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Lisa Duncan, manager, Irish Seed Savers Association in Scariff.

Seed Savers hit by funding cuts

IRISH Seed Savers Association has had to implement three redundancies and cut staff hours by almost half, as a result of funding cuts it has sustained this year from a number of sources that used to fund the national charity.

The organisation’s project manager Lisa Duncan confirmed to The Clare Champion that in recent weeks the charity had to cut staff and staff hours due to financial constraints.

She explained the charity relies on grant aid to survive and as it had sustained cuts to grant aid this year from a number of different organisations, it had to implement the cuts. On the back of this, it has launched an appeal to ensure the survival of the organisation and to enable it to continue its conservation work.

According to the organisation, it received grant aid from the Department of Agriculture for the past number of years to help support it in saving Ireland’s agricultural heritage. Projects such as the creation of a new research orchard at Irish Seed Savers, containing all of its Irish heritage apple cultivars, have been made possible as a result of this funding.

“Unfortunately, like many others, we have experienced quite severe cuts over the past couple of years and this, together with the economic downturn, has meant that despite our best efforts we continue to operate at an unsustainable level financially. This has lead to a situation where the continued operations and very survival of Irish Seed Savers is in jeopardy,” a spokesperson for the organisation said.

The achievements it has had to date include the construction of a new seed bank, potato barn, the new apple orchard, the collection of 800 varieties of seed and a study and recording of the true Irish varieties.

“The future of our food in Ireland is, at present, still extremely insecure and protective seed legislation has yet to be passed and is a long way off from being satisfactory. Unless we, as a nation, have the right to grow our own seed, save our own seed and share our seed, we don’t have food security. Growing our own food is simply the best way forward. The work that Irish Seed Savers does is too important to give up without a fight, so we began by applying a raft of painful cost-cutting measures, chief among them significant cuts to staff working hours and wages. Over the last two years, the cuts voluntarily sustained by the staff, from an already low base, is a reflection on their commitment to the ethos of Irish Seed Savers,” a spokesperson for the charity said.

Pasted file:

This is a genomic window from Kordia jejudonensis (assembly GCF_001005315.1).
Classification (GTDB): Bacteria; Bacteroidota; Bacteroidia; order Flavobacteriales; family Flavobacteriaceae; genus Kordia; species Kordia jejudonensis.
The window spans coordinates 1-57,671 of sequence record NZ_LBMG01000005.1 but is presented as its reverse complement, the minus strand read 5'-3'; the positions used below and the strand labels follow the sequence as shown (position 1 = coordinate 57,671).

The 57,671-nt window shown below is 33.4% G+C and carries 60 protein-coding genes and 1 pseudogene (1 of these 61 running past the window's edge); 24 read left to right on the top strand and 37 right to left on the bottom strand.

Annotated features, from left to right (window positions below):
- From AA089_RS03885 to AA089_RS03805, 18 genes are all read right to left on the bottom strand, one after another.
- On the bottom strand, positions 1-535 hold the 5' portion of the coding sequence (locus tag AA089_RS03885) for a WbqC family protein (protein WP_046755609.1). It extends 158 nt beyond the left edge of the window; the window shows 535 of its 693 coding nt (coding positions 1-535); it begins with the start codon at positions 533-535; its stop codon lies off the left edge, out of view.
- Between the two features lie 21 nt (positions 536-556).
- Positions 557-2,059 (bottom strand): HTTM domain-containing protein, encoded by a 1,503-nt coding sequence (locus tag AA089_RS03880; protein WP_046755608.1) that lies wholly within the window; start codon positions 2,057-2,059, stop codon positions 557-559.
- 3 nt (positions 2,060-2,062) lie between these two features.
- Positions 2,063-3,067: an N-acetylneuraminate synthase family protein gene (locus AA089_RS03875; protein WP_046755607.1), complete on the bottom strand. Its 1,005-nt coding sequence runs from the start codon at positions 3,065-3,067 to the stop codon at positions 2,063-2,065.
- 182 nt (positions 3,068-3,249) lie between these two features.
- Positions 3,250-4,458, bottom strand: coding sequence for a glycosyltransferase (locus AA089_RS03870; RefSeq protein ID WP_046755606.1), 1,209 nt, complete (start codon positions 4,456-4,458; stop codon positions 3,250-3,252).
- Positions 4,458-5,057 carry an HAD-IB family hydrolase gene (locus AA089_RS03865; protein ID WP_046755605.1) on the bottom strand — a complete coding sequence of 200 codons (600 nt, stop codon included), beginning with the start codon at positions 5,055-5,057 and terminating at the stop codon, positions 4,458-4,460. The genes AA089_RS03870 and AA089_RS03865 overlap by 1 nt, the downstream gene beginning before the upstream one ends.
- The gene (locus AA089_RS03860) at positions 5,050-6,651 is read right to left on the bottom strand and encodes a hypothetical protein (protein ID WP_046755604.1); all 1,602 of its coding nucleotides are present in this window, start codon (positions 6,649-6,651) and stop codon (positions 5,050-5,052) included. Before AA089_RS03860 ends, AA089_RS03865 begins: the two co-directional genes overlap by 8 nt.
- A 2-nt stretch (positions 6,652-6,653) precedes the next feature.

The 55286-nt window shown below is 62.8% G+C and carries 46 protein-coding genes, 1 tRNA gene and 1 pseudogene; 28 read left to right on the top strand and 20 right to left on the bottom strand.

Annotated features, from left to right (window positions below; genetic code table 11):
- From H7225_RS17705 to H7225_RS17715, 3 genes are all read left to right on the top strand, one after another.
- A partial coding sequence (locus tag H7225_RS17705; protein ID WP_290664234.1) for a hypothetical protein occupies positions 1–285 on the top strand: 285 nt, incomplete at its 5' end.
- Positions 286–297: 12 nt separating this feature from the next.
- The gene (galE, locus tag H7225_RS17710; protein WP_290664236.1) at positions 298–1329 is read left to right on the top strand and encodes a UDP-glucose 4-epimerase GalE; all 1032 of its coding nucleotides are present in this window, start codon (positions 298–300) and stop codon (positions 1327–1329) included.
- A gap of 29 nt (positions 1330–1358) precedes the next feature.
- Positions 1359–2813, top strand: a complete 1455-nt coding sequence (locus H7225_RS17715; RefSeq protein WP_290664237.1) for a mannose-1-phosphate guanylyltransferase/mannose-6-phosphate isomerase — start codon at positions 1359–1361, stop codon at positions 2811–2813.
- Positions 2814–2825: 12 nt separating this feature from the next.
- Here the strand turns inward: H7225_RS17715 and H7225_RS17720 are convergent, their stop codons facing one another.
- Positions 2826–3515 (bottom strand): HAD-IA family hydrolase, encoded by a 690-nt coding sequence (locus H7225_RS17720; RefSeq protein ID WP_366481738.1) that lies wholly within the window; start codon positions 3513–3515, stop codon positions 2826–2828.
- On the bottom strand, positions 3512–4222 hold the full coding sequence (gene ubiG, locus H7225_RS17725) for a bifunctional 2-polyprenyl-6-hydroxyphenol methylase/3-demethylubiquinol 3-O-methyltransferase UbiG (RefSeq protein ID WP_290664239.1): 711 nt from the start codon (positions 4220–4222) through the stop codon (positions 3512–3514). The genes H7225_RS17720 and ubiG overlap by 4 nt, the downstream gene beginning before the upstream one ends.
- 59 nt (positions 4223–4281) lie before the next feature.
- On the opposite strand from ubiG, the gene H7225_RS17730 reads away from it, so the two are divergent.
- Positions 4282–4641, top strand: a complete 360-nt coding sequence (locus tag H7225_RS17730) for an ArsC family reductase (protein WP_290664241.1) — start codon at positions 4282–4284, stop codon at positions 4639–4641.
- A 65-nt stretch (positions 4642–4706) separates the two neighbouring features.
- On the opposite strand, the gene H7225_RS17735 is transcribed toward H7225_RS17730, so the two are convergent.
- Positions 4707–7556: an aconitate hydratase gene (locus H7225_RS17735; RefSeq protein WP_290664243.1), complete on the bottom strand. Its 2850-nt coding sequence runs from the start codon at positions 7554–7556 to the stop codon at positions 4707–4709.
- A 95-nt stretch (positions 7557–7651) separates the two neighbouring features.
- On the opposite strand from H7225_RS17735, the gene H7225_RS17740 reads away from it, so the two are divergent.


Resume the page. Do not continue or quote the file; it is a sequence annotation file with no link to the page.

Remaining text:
The association continues to adapt in light of its decreased funding from the public and other sources and is actively seeking new funding sources and innovative ways of increasing its revenue. They are now appealing to all those interested in securing a sustainable future for Seed Savers by welcoming any suggestions and offers they have to assist them.

The association has information on how to support them on their website and anyone with suggestions is asked to contact them on 061 921856.

About Carol Byrne

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Carol Byrne is a reporter at The Clare Champion newspaper reporting on news in the East Clare area and the arts. She also covers the courts in County Clare and has received seven national awards for this coverage from the Law Society of Ireland and a National Lottery Local Ireland national media award for Best Community Story 2019. A Masters in Journalism graduate of NUI Galway, she also holds a Bachelor of Arts from the University of Limerick in Music and Media Studies, and a Higher Diploma in Irish Legal Studies. She began her career interning at The Limerick Leader and Clare FM, before taking up a full time post at The Clare Champion in 2006.

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